A Non-Leadership Approach to Subud


Stefan Freedman


The Problem:

Bapak said ‘Subud is you’ and emphasised that roles do not convey power or status. But in practice we’ve fallen into all the obvious traps. Many members feel that our framework of roles is a dinosaur. Rather than energising groups and supporting members it makes demands (time and money) and drains energy away. Office holders are often left feeling frustrated and exhausted. Positions are hard to fill. While members not in office often have the discouraging impression that there’s a hierarchy in which they are at the bottom.


The Solution:

Non-leadership networks are proving very useful for voluntary organisations. These are peer-to-peer, non-hierarchical and anyone can add their energy and skill at any time. Virtual communication and telephone/Skype conferencing enables people to ‘meet’ more easily. There’s a sense of fun, freshness and enthusiasm — a flexible approach with a flexible team. Nobody is left feeling overstretched and unsupported.


The Details:

Subud Swizerland recently decided to try out this approach. Hadrian Michell reports: ‘I have just returned from the Swiss National Congress at St Gallen. It was a most moving and harmonious meeting — a meeting at which all present (none against, 2 abstentions) voted to dissolve the organization of Subud Switzerland. Testing prior to voting showed most present that having no national organization was really liberating for the development of the latihan. The National Helper organization was also dissolved. Without various people wearing hats — communication on a peer-to-peer basis became very harmonious with a willingness amongst all to participate in what was a brave new world of responsibility and unknown possibilities.’


Subud USA’s S.W. region, completely independently, came to a similar decision. Cedar Barstow writes: ‘Prior to the first latihan, it was clear that not many people were feeling called or interested in the chair and vice chair position. Latihan questions were the usual variations on the theme of “what is the meaning of this Congress and how am I called to serve”. Then, in first latihan, at least 6 women received something that was clearly about changing the organizational form to a council of equals rather than the usual hierarchy. After these receivings were reported, there seemed to be a general sense of surprise and agreement, followed by a chill of fear — the men won’t like this.’ But it seems that they did! Ruslan Feldman who chaired the Rocky Mountains congress reports: ‘Basically, rather than relying on the traditional hierarchical committee structure, why not have a kind of horizontal governing structure, with each participant in charge of an area based on his or her talents and interests? After more latihan and testing, those present, who had seemed reluctant to pre-test for Regional offices, volunteered enthusiastically.’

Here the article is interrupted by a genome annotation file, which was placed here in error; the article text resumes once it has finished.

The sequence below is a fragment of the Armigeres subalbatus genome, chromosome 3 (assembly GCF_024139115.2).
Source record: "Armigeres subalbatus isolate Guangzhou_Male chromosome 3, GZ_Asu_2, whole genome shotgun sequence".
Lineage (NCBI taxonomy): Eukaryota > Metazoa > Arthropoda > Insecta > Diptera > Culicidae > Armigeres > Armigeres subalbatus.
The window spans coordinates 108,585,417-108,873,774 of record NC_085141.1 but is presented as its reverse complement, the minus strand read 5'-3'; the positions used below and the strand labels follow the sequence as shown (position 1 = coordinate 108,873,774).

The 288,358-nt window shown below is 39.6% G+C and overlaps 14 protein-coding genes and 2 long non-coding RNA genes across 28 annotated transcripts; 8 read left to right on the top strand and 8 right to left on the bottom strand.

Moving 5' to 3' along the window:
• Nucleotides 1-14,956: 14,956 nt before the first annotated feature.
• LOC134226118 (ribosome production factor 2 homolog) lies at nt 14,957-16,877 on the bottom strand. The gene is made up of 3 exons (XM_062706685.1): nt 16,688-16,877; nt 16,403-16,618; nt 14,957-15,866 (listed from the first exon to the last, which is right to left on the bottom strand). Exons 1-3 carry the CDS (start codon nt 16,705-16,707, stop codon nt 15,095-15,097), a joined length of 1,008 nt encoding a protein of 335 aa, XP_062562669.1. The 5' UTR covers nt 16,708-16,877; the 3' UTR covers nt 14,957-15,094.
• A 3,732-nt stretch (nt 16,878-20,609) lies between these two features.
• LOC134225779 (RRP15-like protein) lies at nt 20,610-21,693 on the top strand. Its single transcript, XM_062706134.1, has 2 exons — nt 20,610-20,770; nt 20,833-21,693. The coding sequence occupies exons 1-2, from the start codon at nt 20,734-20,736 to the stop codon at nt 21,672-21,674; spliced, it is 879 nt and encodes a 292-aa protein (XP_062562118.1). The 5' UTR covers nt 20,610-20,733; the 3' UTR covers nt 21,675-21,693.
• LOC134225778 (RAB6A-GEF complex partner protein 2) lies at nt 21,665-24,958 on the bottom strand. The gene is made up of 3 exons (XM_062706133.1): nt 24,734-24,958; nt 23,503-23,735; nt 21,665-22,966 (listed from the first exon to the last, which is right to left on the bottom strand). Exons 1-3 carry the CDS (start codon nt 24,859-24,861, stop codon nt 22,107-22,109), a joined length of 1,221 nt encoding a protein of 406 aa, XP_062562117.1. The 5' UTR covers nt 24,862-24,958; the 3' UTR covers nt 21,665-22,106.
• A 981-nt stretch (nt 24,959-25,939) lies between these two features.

Is there now an appetite for trying a modern and flexible approach to organising ourselves? I hope so. It avoids the tendency for some to get over-identified with their roles, leaving others with a feeling of being powerless. It could revitalise and reinvigorate our Subud association. Press ‘Refresh’ now!